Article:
No evidence was submitted by plaintiff with his previous claims for disability benefits that he had filed a workmen's compensation claim or that he had evidence in connection therewith that might bear on his Title II claim, and it may be that such evidence could warrant reopening of the plaintiff's prior application or applications. Still, it is not for the Court to pass on this issue in this proceeding. It is an issue that must be first submitted and decided by the Secretary. The only available course of action herein accordingly is for the Court to dismiss the Complaint and for the plaintiff to present his workmen's compensation data to the Secretary with a request that he determine whether reopening of his prior decisions is warranted. Reopening by the Secretary of the plaintiff's first application of January 3, 1964, under Section 404.957 now is, of course, barred because four years have elapsed from the date of the initial denial of that claim. Since the final administrative action on this application was taken on July 7, 1965, i.e., Appeals Council's denial of plaintiff's request for review of the hearing examiner's decision of May 21, 1965, it is apparent that the initial determination was made more than four years ago. But the initial determination on plaintiff's second application, filed on May 2, 1966, was entered on July 28, 1966. The four year period within which this application could be reopened for "good cause" has not yet expired and the plaintiff could still submit his workmen's compensation data for consideration by the Secretary.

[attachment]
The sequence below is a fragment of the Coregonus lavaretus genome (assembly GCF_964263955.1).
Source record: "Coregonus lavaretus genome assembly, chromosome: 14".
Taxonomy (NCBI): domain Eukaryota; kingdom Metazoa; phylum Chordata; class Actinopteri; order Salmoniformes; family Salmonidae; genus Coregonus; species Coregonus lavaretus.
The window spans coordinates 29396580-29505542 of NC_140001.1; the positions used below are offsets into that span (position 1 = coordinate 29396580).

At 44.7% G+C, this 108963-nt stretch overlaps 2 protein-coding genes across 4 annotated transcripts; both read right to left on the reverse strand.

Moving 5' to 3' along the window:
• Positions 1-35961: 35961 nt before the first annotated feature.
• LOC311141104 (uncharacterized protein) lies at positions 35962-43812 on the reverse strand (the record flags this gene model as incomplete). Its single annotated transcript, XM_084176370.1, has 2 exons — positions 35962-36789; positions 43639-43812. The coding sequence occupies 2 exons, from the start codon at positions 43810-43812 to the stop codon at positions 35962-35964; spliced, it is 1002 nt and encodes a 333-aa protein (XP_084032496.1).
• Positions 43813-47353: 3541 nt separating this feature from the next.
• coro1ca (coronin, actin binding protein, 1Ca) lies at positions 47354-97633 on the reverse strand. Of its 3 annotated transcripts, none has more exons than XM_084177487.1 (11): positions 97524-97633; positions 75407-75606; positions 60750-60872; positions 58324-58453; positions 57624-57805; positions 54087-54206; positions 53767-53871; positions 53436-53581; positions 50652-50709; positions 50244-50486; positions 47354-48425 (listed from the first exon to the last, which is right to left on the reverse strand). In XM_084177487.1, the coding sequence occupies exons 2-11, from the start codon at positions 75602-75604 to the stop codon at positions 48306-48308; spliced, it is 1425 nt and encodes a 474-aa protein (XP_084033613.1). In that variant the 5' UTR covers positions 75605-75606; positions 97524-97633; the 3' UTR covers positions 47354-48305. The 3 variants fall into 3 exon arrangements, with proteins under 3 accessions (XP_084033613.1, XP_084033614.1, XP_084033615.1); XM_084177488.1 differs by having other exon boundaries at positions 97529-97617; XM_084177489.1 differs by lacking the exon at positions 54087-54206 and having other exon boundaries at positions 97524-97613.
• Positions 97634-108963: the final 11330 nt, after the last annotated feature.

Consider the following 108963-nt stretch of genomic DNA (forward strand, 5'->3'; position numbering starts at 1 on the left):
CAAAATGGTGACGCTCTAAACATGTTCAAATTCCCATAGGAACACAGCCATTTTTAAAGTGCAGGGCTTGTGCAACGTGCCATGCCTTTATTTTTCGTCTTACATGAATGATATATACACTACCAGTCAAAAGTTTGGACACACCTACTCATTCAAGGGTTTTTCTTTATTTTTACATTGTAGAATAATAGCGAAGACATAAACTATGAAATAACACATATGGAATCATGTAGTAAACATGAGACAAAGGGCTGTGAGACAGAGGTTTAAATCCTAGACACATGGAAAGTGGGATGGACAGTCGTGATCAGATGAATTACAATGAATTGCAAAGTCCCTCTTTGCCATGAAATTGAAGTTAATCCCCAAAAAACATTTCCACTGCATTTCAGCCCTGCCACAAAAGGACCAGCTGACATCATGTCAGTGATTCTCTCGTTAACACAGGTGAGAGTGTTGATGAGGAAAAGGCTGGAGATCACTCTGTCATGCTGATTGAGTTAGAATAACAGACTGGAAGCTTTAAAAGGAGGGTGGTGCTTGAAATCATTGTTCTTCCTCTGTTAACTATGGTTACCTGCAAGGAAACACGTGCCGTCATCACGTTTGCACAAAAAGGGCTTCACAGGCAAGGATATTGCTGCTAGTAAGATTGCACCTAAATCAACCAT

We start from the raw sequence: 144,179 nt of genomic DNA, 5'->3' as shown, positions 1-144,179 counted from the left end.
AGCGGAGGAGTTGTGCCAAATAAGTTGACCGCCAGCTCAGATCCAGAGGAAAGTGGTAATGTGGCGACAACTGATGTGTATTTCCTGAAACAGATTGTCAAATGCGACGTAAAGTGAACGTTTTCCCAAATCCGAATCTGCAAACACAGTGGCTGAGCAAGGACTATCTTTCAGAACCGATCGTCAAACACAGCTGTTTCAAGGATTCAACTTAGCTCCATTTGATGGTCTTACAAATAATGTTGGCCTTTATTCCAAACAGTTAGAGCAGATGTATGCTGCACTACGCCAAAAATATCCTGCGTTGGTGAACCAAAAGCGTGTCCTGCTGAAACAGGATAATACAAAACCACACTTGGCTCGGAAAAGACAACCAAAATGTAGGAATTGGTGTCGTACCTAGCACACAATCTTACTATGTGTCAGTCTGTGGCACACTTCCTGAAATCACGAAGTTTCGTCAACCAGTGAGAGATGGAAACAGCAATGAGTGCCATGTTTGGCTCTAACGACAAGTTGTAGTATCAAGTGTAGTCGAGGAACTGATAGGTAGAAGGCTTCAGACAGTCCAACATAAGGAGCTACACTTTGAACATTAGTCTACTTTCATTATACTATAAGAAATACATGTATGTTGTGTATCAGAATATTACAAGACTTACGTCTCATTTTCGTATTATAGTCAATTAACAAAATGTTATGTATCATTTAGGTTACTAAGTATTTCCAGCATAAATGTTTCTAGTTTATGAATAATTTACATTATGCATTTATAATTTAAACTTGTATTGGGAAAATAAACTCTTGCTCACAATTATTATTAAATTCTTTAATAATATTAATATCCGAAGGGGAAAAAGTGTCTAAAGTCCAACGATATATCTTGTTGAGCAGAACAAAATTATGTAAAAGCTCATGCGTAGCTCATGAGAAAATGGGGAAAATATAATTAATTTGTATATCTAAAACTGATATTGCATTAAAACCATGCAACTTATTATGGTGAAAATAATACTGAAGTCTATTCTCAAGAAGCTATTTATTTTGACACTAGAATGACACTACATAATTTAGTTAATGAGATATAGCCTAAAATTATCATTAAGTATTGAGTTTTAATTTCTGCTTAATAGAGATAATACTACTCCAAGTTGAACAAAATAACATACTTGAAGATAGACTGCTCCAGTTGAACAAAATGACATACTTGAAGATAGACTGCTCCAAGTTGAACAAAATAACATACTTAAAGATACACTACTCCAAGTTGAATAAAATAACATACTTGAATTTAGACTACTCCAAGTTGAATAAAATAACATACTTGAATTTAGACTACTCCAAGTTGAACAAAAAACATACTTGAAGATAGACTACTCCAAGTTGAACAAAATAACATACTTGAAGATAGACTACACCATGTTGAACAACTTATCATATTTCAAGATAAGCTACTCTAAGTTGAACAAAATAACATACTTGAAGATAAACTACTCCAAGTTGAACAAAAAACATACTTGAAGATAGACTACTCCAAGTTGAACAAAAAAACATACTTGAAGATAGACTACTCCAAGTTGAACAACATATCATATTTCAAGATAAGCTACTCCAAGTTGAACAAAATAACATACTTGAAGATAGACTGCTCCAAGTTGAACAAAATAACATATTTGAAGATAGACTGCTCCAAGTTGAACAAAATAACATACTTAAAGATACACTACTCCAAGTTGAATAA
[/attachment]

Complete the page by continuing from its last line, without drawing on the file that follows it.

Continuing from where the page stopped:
The Social Security Act and the regulations promulgated thereunder contain a detailed procedure for determining benefits including the circumstances under which prior decisions on applications for benefits are res judicata of issues in subsequent applications. This doctrine applies because to hold otherwise would permit a claimant for social security benefits to relitigate a claim after he had failed, as allowed by the Act, to obtain further administrative and Court review of the decision on his claim and that this would run counter to the purposes and provisions of the Act. Domozik v. Cohen, 413 F.2d 5 (3d Cir., decided June 30, 1969); Moore v. Celebrezze, 252 F. Supp. 593 (E.D. Pa. 1966), affirmed 376 F.2d 850 (3d Cir. 1967); Phillip v. Ribicoff, 211 F. Supp. 510 (E.D. Pa. 1962), affirmed 319 F.2d 530 (3d Cir. 1963).